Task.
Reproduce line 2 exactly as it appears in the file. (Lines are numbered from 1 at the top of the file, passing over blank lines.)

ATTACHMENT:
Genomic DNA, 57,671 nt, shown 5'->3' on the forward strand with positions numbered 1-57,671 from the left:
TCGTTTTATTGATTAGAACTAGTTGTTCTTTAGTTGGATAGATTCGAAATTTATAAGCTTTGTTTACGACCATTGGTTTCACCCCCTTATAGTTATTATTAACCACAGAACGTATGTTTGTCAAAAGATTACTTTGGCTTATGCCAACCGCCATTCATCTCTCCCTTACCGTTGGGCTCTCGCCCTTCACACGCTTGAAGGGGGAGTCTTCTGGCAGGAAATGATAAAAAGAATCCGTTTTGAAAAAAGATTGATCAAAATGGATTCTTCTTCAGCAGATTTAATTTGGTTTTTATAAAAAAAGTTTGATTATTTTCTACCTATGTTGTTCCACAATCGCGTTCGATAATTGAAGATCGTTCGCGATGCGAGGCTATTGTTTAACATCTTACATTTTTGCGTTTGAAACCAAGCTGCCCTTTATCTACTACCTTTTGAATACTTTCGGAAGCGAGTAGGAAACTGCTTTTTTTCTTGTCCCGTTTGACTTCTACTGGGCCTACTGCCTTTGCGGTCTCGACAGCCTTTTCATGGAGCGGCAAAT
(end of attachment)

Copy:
TCGTTTTATTGATTAGAACTAGTTGTTCTTTAGTTGGATAGATTCGAAATTTATAAGCTTTGTTTACGACCATTGGTTTCACCCCCTTATAGTTATTATTAACCACAGAACGTATGTTTGTCAAAAGATTACTTTGGCTTATGCCAACCGCCATTCATCTCTCCCTTACCGTTGGGCTCTCGCCCTTCACACGCTTGAAGGGGGAGTCTTCTGGCAGGAAATGATAAAAAGAATCCGTTTTGAAAAAAGATTGATCAAAATGGATTCTTCTTCAGCAGATTTAATTTGGTTTTTATAAAAAAAGTTTGATTATTTTCTACCTATGTTGTTCCACAATCGCGTTCGATAATTGAAGATCGTTCGCGATGCGAGGCTATTGTTTAACATCTTACATTTTTGCGTTTGAAACCAAGCTGCCCTTTATCTACTACCTTTTGAATACTTTCGGAAGCGAGTAGGAAACTGCTTTTTTTCTTGTCCCGTTTGACTTCTACTGGGCCTACTGCCTTTGCGGTCTCGACAGCCTTTTCATGGAGCGGCAAAT